Can Yellow Leaves Turn Green Again?

When your sweet, luscious green leaves begin to turn a more yellowish hue in the fall season, it can be hard for gardeners and homeowners alike. What many of us want to know is if there is anything we can do to turn those leaves back into the green, lush color that they were during the summer months. The answer may surprise you!

Can Yellow Leaves Turn Green Again?

Yes! There are many things that you can do to turn those yellow leaves back into a lush, green color. However, this is no easy task as it will require you to be dedicated, patient, and have a bit of time on your hands.

Why Do Leaves Turn Yellow?

The first thing that you will want to consider is what causes the change in leaf colors anyway? What happens when a tree or plant begins to lose its chlorophyll during the hot summer months?

Well, this actually plays out as an important part of the lifecycle for trees and plants all over the world. As we know from our own experience with changing seasons, fall marks not only falling temperatures but also shorter days where there is less sunlight available than in periods closer towards spring and summer.

This reduction in light impacts photosynthesis which results in lower levels of sugar being produced by your plants’ leaves themselves, which eventually results in them turning more “yellow” vs “green”.

Not enough sun

If your poor tree or plant is not receiving enough sun, a lack of energy available for photosynthesis will also result in yellowing leaves. In fact, a lack of sunlight is one of the most common reasons that leaves begin to turn yellow.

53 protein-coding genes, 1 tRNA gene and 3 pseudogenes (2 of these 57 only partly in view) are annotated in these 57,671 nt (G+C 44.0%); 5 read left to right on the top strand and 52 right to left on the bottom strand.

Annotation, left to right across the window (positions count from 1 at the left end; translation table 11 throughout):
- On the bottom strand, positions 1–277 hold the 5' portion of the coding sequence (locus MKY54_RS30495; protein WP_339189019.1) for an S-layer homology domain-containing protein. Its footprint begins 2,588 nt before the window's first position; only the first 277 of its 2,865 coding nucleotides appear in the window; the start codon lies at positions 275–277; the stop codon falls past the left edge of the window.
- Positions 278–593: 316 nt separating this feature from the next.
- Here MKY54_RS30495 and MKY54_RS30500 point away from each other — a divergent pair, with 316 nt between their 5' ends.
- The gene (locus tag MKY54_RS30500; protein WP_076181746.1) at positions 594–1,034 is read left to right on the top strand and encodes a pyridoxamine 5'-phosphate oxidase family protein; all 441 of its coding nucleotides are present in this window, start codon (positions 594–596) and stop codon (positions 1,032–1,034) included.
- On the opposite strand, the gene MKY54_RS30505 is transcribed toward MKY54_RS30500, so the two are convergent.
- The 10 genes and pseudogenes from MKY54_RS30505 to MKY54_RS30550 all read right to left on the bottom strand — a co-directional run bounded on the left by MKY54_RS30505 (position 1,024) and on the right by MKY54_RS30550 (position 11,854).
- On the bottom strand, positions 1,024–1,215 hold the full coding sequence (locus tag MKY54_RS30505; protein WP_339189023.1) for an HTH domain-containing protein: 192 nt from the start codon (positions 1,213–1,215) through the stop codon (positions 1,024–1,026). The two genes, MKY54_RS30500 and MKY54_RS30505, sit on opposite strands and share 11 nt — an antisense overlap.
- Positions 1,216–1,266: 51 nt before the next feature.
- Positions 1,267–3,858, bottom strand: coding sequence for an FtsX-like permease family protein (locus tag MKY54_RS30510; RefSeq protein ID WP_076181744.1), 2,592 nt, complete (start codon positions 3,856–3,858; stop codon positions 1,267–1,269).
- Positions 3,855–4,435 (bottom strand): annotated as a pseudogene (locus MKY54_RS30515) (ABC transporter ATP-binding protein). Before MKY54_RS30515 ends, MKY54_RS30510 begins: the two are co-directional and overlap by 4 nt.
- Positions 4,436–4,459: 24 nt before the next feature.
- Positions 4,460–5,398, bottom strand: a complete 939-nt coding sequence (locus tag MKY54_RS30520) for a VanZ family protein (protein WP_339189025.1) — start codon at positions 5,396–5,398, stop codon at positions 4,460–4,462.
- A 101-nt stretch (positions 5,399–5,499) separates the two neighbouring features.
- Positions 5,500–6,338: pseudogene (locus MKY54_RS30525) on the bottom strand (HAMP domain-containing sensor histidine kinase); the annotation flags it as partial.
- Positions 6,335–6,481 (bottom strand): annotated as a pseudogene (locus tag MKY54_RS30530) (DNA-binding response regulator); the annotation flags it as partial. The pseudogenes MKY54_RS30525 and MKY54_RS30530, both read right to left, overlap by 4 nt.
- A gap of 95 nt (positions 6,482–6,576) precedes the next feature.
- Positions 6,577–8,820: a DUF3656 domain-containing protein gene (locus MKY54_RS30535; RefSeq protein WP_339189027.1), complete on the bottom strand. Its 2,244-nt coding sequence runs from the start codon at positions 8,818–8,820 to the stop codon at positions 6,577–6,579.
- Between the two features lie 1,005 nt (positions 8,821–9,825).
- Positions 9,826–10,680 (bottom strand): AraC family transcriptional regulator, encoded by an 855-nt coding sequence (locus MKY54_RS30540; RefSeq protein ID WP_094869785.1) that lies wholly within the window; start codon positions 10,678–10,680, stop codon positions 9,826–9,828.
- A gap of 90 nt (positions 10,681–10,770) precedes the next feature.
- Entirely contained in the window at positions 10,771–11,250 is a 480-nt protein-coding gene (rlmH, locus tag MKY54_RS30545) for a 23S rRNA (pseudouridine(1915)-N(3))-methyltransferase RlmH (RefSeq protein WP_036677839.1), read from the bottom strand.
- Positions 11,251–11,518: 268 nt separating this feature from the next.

So what can you do about it? Well, if your problem is a result of not enough sun in and around your garden or yard then these are some things you can try:

Start by making sure that there is nothing blocking the trees’ access to direct sunlight for at least two hours per day during peak times. Fences, buildings, walls, etc…will all block out precious rays from reaching leaf surfaces, which will interfere with photosynthesis and cause yellowing.

You may also want to invest in a full-spectrum LED grow light, which emits the types of rays that plants need to trigger photosynthesis. Turn it on for at least 4 hours per day.

Too many leaves

Another common reason for yellowing in trees and shrubs is overcrowded branches which can lead to poor airflow, disease, and insect infestations if left untreated.

If there are too many leaves on a branch or twig it will actually stunt their growth, which results in smaller overall foliage, as well as less chlorophyll production leading to yellowing leaves.

So what should you do about this? Trim away any extra sprouts or stems from your plant’s limbs periodically throughout the growing season, so they have enough room to breathe.

Too much water

If you have a plant with yellowing leaves that are curling up at the edges or even drooping downwards, then it could be caused by overwatering.